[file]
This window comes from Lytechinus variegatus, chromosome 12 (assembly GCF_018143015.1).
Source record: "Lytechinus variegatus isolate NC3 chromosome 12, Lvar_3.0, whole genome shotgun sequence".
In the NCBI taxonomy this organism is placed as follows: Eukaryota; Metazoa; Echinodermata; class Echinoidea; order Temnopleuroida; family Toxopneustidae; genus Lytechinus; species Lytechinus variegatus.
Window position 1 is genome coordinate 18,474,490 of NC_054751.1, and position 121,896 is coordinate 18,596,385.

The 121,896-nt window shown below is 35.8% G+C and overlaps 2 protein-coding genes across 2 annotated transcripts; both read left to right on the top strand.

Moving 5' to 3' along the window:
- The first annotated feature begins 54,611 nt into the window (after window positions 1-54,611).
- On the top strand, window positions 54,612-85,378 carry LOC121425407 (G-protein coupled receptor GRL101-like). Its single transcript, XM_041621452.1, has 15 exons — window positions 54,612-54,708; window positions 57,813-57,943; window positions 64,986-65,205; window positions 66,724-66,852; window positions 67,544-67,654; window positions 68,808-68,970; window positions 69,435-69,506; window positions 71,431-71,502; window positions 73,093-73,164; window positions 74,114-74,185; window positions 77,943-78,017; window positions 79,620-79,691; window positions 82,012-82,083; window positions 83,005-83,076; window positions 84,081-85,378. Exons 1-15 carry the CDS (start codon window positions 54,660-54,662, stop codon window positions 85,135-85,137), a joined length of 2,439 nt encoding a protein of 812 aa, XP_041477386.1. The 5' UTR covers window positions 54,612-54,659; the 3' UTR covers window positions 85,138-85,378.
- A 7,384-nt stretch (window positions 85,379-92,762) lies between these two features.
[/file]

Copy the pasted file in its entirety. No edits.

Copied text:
This window comes from Lytechinus variegatus, chromosome 12 (assembly GCF_018143015.1).
Source record: "Lytechinus variegatus isolate NC3 chromosome 12, Lvar_3.0, whole genome shotgun sequence".
In the NCBI taxonomy this organism is placed as follows: Eukaryota; Metazoa; Echinodermata; class Echinoidea; order Temnopleuroida; family Toxopneustidae; genus Lytechinus; species Lytechinus variegatus.
Window position 1 is genome coordinate 18,474,490 of NC_054751.1, and position 121,896 is coordinate 18,596,385.

The 121,896-nt window shown below is 35.8% G+C and overlaps 2 protein-coding genes across 2 annotated transcripts; both read left to right on the top strand.

Moving 5' to 3' along the window:
- The first annotated feature begins 54,611 nt into the window (after window positions 1-54,611).
- On the top strand, window positions 54,612-85,378 carry LOC121425407 (G-protein coupled receptor GRL101-like). Its single transcript, XM_041621452.1, has 15 exons — window positions 54,612-54,708; window positions 57,813-57,943; window positions 64,986-65,205; window positions 66,724-66,852; window positions 67,544-67,654; window positions 68,808-68,970; window positions 69,435-69,506; window positions 71,431-71,502; window positions 73,093-73,164; window positions 74,114-74,185; window positions 77,943-78,017; window positions 79,620-79,691; window positions 82,012-82,083; window positions 83,005-83,076; window positions 84,081-85,378. Exons 1-15 carry the CDS (start codon window positions 54,660-54,662, stop codon window positions 85,135-85,137), a joined length of 2,439 nt encoding a protein of 812 aa, XP_041477386.1. The 5' UTR covers window positions 54,612-54,659; the 3' UTR covers window positions 85,138-85,378.
- A 7,384-nt stretch (window positions 85,379-92,762) lies between these two features.